Gage was running food now, while Zil and the other girl tackled the bar crowd. I did my best not to focus all of my attention on Zil while she worked. Aside from it being the epitome of creepy, I didn’t want to tarnish any of the little exchanges we had early. If I saw her laugh a certain way with someone else down the way, it would take from whatever I felt when she did with me. Christ, it was not good. I couldn’t start thinking that way. Not yet. Hell, not ever.
More and more people seemed to be making their way into the bar. Stage lights came on in one corner. A guy with a long goatee started checking levels on a mic. Nowhere on the building was there a post about a show that night… but then, the guy wheeled out a monitor. A karaoke monitor. The crowd started to make a lot more sense.
“Getting’ ready? Gonna dazzle us?” spouted Gage as he strode past me, carrying a few baskets of fried food.
“Oh totally, I’m just warming up!” I shouted after him. I didn’t hate karaoke, but I certainly wasn’t flying a banner for it either.
After running through the typical cadence of “checks” for the mic, the stage was set. I watched minutes before as eager patrons were filling out small pink cards, no doubt with what song they were going to attempt. The goatee’d guy called the attention of the bar, announcing yet another “Rockin’ Humpday Yokee” much to the delight of the people now crowding that corner of the bar. My stomach groaned. The name of this weekly event almost guaranteed a slew of butchered radio hits. Suddenly, the banana with glasses on the wall behind me, started to sadly make a little more sense. What would be up first? Britney Spear’s Toxic? Maybe Cumbersome by Seven Mary Three? The sad irony of my Wednesday was coming full circle when the opening music to Creed’s Higher cued up on the system. I watched as a gangly, indie-looking kid bound to the stage.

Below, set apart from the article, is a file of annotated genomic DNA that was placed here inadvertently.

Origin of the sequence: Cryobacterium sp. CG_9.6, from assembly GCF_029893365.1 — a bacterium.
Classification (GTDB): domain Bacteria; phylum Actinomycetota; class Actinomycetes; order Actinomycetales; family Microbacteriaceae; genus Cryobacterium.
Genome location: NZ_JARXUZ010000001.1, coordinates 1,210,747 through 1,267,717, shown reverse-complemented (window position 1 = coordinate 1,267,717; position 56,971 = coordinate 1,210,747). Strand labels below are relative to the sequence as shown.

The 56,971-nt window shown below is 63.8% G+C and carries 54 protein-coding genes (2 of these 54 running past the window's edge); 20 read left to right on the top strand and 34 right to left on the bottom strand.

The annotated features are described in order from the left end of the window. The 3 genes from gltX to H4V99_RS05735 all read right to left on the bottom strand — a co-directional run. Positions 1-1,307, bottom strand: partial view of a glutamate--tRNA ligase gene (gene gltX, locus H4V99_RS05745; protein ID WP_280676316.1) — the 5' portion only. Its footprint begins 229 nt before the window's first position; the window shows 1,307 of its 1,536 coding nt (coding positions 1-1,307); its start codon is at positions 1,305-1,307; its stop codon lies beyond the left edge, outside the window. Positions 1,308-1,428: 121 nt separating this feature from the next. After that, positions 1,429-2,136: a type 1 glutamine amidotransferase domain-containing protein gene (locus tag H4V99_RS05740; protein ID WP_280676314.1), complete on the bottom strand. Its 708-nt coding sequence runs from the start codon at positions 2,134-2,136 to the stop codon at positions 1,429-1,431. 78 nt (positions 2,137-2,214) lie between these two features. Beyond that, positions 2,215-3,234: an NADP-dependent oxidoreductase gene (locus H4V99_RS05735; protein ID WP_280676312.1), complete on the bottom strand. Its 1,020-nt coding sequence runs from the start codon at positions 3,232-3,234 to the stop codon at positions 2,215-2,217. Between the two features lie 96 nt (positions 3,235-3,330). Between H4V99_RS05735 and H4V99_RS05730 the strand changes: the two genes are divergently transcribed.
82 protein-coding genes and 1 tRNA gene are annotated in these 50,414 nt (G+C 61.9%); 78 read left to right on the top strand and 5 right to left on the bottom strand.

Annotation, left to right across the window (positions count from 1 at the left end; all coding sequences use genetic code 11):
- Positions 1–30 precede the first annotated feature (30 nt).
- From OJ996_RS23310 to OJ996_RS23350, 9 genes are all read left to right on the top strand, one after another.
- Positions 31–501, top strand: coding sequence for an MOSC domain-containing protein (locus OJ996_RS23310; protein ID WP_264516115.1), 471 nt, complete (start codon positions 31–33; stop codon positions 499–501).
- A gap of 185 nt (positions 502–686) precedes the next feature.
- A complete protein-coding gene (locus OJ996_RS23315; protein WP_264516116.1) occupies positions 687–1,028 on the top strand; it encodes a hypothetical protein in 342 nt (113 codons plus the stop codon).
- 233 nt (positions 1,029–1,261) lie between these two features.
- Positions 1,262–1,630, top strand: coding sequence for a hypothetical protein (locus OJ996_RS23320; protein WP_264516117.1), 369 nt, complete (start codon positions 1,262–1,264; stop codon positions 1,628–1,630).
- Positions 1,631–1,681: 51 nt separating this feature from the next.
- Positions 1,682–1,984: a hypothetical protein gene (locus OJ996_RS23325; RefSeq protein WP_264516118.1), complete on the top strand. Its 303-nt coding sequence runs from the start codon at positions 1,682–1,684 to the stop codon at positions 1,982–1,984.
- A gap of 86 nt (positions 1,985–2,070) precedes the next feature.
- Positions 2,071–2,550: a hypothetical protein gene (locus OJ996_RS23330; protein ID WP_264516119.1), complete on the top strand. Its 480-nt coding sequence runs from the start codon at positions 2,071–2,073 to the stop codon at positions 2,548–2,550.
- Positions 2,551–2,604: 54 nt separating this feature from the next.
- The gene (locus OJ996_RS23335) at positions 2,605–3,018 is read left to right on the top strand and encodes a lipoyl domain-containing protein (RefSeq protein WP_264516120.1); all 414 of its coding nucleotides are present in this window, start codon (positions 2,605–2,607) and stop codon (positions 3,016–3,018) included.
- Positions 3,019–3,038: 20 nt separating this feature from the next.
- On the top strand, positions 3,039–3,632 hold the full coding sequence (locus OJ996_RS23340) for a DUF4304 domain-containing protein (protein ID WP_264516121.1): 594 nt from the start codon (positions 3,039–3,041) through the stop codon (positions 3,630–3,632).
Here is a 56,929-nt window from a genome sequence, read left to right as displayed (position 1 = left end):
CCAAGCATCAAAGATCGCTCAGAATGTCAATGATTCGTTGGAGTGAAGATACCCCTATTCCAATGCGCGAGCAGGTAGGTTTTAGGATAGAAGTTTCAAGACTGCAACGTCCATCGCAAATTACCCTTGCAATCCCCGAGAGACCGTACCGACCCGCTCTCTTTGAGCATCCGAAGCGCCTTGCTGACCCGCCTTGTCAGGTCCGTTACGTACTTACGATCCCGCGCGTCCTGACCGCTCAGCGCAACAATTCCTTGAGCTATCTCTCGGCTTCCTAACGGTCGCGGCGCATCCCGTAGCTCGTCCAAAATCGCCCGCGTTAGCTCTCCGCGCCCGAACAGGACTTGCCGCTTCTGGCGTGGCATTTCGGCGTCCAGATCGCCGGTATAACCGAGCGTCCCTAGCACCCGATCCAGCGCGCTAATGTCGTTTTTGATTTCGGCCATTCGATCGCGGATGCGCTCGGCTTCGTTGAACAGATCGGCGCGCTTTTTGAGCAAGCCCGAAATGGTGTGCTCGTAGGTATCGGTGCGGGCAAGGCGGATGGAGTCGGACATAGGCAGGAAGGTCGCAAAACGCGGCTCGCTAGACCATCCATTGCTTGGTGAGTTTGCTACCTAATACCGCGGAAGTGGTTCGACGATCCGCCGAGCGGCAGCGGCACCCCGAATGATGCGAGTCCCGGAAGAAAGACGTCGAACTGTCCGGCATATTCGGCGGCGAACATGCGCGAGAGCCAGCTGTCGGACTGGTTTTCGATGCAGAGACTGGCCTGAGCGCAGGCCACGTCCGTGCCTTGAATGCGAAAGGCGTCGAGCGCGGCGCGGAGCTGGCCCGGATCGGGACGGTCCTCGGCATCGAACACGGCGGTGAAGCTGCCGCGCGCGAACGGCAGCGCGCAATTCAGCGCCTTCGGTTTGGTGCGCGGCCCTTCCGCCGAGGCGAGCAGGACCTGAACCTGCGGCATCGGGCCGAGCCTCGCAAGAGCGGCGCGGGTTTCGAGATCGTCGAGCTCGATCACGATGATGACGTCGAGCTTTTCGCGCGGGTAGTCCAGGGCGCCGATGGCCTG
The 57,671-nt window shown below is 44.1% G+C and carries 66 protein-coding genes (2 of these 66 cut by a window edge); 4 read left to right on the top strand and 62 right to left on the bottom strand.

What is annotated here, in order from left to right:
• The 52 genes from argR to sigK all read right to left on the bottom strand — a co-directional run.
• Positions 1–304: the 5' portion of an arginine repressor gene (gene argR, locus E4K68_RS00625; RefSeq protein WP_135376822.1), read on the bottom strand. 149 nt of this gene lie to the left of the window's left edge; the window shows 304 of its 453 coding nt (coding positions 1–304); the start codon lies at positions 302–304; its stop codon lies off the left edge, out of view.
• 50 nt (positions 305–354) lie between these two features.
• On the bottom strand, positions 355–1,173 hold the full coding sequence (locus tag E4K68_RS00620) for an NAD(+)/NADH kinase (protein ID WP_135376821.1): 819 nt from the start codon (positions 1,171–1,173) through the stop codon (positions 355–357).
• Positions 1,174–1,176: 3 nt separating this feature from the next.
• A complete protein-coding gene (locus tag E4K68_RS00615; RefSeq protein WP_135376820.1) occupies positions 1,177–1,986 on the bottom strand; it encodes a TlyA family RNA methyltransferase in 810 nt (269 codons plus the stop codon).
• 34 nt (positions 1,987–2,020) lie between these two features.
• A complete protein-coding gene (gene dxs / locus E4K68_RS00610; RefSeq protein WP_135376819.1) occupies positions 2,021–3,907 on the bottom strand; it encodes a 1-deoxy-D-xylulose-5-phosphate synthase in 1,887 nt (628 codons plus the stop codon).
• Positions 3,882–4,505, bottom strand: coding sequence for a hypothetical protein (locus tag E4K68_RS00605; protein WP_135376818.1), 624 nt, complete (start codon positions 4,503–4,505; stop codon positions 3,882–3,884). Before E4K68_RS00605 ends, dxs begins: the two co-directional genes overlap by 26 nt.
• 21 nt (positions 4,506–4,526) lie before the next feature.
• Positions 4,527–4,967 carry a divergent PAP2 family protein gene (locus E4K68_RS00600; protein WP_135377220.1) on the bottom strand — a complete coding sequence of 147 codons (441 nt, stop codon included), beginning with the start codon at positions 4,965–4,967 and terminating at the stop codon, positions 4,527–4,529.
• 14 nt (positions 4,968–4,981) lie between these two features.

Gangly was an understatement. He was all white and wire, embodying the dorky traits of rock before it was something homogenized and trended. The kid was a million miles from the faded ball capped dude I expected to step up and belt this song out.
Seconds into the song, the indie-kid is thrashing wildly on an air guitar as if he wrote the song himself. When the lyrics run the screen, and it’s his time to sing, he grabs the mic in both hands, graveling in a 90’s era voice that teetered on the edge of not being English. By the time the first chorus hit, he had torn his buttoned flannel apart, letting his bony frame catch a stage light beam. I sat awestruck. It was single-handedly the best and worst thing I had seen in recent years. The crowd, who was a bit more accustomed to how things went down on Wednesdays, was simply eating it up. I was left to wonder if Creed had ever seen this kind of intensity, on either end of the song.
Next up was a buxom girl in a cut off t-shirt, worn over her shoulders. She could have eaten the first kid whole, which was not to say she was heavy-set, by any means. My curiosity piqued, I spun my chair completely this time to watch the show. Three notes into the song, the crowd roared — Marvin Gaye, Let’s Get It On. While the song itself is over-done in situations like this, it is by all accounts a great song in it’s own right — especially when held up against Creed. The Amazonian girl chose to approach the tune as if she was Janis Joplin having an orgasm. Once again, it struck the line between incredible and insane. I applauded along with the crowd that time.
“Looks like you’re in love,” she said in my ear.